An enthusiastic Yank Magazine article about the Douglas DB-7/A-20 Havoc (the British called it the "A-20 Boston"): throughout the course of the war, there was no other attack bomber that was manufactured in greater quantity than this one (7,477).
"An eyewitness report of a pre-invasion mission over the continent in one of the newest and most effective U.S. air weapons, an attack bomber that looks like an insect but moves and hits with the speed of a meteor..."
Four pictures and few well-chosen words concerning a German command and reconnaissance car as well as two Nazi half-tracks (one capable of carrying ten men, the other twelve).
Click here to read about the American Army half-tracks.
This article page from a 1943 YANK MAGAZINE concerns the American A-36 fighter-bomber of World War II. The article is accompanied by photographs and testimonial accounts as to how well the fighter aircraft performed in combat over North Africa and Sicily.
"Built by North American Aviation, this ship is a dive-bomber version of that company's P-51 Mustang fighter. The A-36 can climb at the rate of nearly half a mile a minute, with a ceiling of 30,000 feet. Powered by a 12-cylinder Allison engine, it has a flying speed in excess of 400 miles an hour..."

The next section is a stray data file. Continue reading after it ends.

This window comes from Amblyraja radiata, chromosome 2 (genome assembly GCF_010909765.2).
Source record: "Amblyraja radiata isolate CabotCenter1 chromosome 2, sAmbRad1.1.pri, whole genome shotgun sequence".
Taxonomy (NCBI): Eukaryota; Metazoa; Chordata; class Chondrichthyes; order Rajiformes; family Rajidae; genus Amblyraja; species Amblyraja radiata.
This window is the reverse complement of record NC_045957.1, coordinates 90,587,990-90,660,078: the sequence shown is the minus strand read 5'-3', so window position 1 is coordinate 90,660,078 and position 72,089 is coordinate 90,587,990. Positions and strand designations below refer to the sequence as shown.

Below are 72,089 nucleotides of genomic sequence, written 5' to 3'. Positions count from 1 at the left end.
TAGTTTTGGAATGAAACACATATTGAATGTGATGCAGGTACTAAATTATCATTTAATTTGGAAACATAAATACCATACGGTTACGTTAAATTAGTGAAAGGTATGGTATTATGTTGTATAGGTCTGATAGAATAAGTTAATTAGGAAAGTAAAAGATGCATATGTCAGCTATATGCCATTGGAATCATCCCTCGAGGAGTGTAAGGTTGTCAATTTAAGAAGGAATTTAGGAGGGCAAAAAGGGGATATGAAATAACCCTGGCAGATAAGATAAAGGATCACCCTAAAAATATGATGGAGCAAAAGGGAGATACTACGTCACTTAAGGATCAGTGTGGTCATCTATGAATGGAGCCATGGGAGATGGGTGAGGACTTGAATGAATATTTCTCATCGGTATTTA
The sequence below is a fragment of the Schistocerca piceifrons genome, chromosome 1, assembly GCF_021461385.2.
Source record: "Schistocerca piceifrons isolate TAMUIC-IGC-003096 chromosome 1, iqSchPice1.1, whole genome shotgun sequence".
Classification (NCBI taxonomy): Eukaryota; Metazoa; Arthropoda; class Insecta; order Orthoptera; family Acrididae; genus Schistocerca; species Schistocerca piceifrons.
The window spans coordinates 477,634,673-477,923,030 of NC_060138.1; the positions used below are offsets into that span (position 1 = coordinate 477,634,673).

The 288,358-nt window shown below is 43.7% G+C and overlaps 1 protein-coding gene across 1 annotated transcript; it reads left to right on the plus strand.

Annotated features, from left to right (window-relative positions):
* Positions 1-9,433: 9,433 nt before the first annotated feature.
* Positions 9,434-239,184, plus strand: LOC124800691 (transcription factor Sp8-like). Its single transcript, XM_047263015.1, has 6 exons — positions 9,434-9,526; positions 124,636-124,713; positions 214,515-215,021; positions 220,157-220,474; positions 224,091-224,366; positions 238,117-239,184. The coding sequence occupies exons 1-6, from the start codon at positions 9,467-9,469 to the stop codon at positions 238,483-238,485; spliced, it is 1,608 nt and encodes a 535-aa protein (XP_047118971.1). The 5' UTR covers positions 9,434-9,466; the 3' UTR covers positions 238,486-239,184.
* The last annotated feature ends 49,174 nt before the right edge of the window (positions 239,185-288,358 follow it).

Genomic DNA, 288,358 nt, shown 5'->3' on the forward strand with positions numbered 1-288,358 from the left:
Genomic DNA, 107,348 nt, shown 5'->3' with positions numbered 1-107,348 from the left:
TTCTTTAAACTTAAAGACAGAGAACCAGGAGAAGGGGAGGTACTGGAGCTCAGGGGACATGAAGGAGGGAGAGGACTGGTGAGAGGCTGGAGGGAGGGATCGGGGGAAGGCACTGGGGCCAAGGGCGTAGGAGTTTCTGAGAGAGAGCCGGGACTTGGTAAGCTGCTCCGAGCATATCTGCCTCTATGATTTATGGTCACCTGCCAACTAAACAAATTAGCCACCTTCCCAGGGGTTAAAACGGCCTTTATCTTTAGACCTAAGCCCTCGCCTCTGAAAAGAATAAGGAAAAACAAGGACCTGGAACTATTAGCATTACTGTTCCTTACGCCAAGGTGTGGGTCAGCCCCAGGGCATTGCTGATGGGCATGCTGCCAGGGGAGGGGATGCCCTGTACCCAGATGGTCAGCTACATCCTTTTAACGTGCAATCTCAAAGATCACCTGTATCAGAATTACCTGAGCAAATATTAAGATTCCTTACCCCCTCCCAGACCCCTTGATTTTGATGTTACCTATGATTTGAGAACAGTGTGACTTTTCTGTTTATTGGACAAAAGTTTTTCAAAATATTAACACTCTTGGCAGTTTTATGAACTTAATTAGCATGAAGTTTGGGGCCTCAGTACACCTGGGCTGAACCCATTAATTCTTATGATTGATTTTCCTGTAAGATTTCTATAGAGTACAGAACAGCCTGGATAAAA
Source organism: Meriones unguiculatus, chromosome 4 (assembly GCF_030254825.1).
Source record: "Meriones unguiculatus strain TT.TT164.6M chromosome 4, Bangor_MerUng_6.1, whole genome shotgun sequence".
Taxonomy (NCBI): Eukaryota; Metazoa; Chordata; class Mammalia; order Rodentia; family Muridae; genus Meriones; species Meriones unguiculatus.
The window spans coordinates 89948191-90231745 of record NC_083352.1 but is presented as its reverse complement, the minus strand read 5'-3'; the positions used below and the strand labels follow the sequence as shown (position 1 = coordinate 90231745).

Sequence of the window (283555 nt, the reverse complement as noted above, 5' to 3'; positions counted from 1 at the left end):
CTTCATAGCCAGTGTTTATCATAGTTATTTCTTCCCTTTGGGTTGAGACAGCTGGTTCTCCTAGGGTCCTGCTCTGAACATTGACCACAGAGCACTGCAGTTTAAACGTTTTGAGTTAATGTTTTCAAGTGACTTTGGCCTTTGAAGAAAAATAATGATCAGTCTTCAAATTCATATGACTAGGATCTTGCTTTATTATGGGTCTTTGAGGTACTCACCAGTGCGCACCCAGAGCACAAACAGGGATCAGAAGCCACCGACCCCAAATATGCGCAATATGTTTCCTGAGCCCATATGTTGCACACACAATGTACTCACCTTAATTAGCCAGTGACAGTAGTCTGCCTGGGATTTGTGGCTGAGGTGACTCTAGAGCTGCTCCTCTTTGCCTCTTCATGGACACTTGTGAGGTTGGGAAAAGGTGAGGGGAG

From the pages of a 1943 issue of America's Alertman was this page that presented some information about the German JU 88 twin engine bomber, which was the primary offensive aircraft in the Luftwaffe's arsenal during the Second World War. It was the successor to the Ju-87 and saw service as a night fighter and torpedo bomber in addition to serving as reconnaissance aircraft. The earliest prototype first flew in December of 1936 with a civilian registration of D-AQEN; it managed a top speed of 360 mph. Throughout the course of the war there were 15,000 JU 88's constructed.
The attached article from 1943 goes into greater detail and can easily be printed.
The American army's Aberdeen Proving Ground rests on 72,962 acres in Aberdeen, Maryland. Since 1917 it has been the one spot where the U.S. Army puts to the test both American and foreign ordnance and in 1944 the gang at Aberdeen got a hold of a 61 1/2 ton German "battle-wagon", popularly known as the "Tiger Tank" (PZKW-VI). This is a nicely illustrated single page article that explains what they learned.
For further reading about the Tiger Tank, click here.
No doubt about it: for the fashionable, young Deutchen Soldaten on the go, the preferred choice in pillboxes is the portable variety! And you'd best believe that when those slide-rule jockeys back in Berlin lent their lobes to what the trendy book-burning crowed in Italy and Russia were saying, they jumped to it and created this dandy, 6,955 pound mobile pillbox that was capable of being planted almost anywhere. Better living through modern design!